You’ll sacrifice some basic amenities, though, so it’s important to weigh the pros and cons before you pull the trigger.Here, we break down everything you need to know about basic economy on international flights from the US.
On some airlines, you’ll have to use the airline credit card to buy the tickets to get the perk, while on others the perk is tied to your frequent flyer number and you can pay for the ticket however you like and still get the free checked bag.
Most airlines have similar offerings when it comes to basic economy, but there are some differences so here’s a rundown of the major carries so you know exactly what to expect.
With a growing number of fare options available on international flights, it can be hard to determine what’s the best deal—and which option, ultimately, is best for you.
If you’re a frugal traveler who doesn’t need perks, basic economy might be all you need on your international flight.
Most basic economy tickets include a carry-on bag; however, some routes on United only include a personal item and no full-size carry-on you’re a Mileage Plus Premier member or companion on the same reservation.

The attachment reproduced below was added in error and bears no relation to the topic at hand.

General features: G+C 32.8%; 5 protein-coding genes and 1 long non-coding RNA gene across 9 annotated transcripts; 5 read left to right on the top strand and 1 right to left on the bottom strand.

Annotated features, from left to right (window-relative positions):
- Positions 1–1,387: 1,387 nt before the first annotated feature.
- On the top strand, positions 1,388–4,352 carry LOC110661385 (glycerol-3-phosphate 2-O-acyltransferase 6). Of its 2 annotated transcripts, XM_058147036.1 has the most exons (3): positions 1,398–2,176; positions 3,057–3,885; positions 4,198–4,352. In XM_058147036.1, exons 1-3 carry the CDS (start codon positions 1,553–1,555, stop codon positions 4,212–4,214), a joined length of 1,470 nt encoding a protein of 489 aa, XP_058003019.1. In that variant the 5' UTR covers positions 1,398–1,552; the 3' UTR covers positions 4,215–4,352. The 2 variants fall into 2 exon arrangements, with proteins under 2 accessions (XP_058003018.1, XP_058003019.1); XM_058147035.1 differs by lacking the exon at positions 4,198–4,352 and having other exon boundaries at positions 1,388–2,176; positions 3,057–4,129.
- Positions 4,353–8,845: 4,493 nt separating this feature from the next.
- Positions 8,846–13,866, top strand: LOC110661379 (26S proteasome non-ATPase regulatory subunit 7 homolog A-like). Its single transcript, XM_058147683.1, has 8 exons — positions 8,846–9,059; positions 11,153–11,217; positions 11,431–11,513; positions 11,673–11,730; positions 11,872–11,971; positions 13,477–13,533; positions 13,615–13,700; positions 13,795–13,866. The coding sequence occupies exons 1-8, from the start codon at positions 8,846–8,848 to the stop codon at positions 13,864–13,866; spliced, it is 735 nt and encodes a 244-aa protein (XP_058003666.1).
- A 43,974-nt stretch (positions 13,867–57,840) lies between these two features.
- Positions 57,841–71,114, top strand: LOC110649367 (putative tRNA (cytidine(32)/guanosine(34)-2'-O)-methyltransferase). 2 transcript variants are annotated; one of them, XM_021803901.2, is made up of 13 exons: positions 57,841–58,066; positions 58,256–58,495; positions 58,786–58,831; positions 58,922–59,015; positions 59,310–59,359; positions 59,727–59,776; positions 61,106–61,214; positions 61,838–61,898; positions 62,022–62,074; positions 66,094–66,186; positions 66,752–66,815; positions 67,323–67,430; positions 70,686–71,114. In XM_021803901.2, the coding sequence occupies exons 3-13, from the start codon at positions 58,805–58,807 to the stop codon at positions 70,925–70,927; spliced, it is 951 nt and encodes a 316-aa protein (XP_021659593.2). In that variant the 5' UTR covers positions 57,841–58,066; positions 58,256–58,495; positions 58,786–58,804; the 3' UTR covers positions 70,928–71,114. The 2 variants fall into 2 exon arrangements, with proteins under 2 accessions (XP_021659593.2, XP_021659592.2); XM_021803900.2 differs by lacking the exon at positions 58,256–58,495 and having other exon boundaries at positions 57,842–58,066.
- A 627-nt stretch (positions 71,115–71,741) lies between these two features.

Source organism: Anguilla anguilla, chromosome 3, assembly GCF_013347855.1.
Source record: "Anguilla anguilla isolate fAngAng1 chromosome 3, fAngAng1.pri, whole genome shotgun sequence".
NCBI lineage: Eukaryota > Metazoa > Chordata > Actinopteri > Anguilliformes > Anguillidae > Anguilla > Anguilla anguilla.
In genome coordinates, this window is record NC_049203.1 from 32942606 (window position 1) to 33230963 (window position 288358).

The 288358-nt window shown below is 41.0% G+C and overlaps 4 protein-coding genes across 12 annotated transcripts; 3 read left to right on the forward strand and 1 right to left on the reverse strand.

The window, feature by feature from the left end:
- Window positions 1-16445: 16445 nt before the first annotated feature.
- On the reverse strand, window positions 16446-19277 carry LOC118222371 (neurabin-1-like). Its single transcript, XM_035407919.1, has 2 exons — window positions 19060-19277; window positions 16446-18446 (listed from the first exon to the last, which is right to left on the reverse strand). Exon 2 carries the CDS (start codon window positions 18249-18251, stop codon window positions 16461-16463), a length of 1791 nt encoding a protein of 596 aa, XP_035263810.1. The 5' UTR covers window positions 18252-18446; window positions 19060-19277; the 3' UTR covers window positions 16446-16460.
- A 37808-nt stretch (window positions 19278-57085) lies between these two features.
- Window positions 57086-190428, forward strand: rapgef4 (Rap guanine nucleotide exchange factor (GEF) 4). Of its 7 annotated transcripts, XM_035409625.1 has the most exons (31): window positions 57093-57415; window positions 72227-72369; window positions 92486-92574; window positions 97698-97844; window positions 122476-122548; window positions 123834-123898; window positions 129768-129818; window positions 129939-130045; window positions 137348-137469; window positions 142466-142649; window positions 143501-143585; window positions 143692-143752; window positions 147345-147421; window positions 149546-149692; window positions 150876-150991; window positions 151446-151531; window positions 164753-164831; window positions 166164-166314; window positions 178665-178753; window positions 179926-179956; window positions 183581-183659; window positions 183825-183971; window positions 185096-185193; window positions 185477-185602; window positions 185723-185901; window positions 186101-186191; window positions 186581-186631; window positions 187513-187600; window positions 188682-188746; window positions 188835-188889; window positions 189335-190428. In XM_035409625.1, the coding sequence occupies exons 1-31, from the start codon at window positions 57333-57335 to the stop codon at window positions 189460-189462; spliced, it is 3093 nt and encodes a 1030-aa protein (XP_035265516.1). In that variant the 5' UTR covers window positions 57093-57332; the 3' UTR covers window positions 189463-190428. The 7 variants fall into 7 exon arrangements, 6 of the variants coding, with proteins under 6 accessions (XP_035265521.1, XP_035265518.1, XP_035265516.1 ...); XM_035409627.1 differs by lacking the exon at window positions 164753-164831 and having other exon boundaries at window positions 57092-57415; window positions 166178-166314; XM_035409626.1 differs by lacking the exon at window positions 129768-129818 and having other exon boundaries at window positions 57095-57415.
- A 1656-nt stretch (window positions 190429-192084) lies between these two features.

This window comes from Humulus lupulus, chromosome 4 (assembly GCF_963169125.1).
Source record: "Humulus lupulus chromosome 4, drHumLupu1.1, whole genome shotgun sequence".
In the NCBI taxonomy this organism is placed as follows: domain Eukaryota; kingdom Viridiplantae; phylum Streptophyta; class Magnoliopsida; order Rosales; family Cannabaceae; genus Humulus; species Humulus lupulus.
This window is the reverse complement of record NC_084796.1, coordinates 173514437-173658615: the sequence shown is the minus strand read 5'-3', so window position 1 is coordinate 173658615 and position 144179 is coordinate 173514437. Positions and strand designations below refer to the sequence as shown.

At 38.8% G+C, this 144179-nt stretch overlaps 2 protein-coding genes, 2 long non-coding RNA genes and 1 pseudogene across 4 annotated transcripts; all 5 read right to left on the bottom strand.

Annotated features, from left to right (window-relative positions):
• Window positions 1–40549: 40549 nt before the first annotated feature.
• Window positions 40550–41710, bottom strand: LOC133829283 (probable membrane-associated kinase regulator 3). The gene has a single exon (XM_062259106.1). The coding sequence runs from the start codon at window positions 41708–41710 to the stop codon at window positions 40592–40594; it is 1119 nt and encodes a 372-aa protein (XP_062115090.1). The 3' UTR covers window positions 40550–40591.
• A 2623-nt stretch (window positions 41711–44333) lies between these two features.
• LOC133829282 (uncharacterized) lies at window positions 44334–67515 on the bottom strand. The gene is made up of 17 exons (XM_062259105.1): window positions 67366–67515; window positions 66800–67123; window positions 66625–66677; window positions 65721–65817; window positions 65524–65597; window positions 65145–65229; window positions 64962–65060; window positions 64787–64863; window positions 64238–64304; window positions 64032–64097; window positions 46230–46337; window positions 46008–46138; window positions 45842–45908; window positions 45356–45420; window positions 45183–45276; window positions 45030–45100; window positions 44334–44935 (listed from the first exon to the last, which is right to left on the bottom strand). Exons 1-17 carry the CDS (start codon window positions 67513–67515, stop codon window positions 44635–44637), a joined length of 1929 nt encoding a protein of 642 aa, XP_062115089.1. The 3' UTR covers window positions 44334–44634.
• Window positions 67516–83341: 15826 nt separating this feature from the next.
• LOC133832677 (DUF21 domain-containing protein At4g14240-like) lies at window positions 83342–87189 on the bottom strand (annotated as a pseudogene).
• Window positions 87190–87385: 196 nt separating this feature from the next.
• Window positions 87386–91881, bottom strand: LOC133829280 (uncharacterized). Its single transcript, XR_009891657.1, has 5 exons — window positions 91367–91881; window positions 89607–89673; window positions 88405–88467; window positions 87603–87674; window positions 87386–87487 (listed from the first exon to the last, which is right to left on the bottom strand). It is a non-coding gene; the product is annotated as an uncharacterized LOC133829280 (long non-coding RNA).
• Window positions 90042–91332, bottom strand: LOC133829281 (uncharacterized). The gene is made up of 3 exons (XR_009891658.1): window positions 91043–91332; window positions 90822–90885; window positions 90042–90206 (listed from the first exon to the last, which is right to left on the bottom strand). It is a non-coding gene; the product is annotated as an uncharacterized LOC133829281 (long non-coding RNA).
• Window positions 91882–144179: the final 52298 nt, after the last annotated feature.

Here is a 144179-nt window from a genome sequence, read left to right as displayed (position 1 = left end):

These routes tend to be within North America (including flights to Hawaii or Alaska from other states), the Caribbean and Central America.For example, most regular economy fares include early seat selection and allow for flight changes (for a fee), but basic economy fares typically don’t follow those rules.Basic economy often doesn’t allow for upgrades or frequent flyer mile accrual, either.Sometimes the difference is minimal, or it might even be cheaper to upgrade than to pay for your bags a la carte. For most airlines, you won’t be able to select your seats until check-in, and often, they are assigned to you.You can still check a bag with a basic economy ticket; however, it will cost you, and the total depends on your destination and airline.While it’s always important to read the fine print before you book a ticket, it’s even more so with basic economy as what’s included—and not—can vary widely by airline and route.Basic economy first began as a pushback by major airlines against the eye-catching ticket prices of ultra-low-cost carriers like Spirit Airlines, Allegiant, Norwegian, Frontier and the now-defunct WOW Air.Basic economy, also called light or saver economy, is a restrictive class of fares that offers maximum savings to customers in exchange for a no-frills travel experience.You’ll sit in the same economy section of the plane as travelers who’ve purchased “main” economy seats, but you’ll miss out on a few benefits (or pay extra for them).Some only include a small personal item or have lower weight limits on your carry-on than main economy.You’ll want to compare the cost of adding the bag to the cost of upgrading to main economy before booking. Some carriers allow basic economy passengers to pre-select seats for an additional fee while others, such as Alaska’s new “saver” fare, have a limited number of seats at the back of the plane you are able to reserve ahead of time on most routes.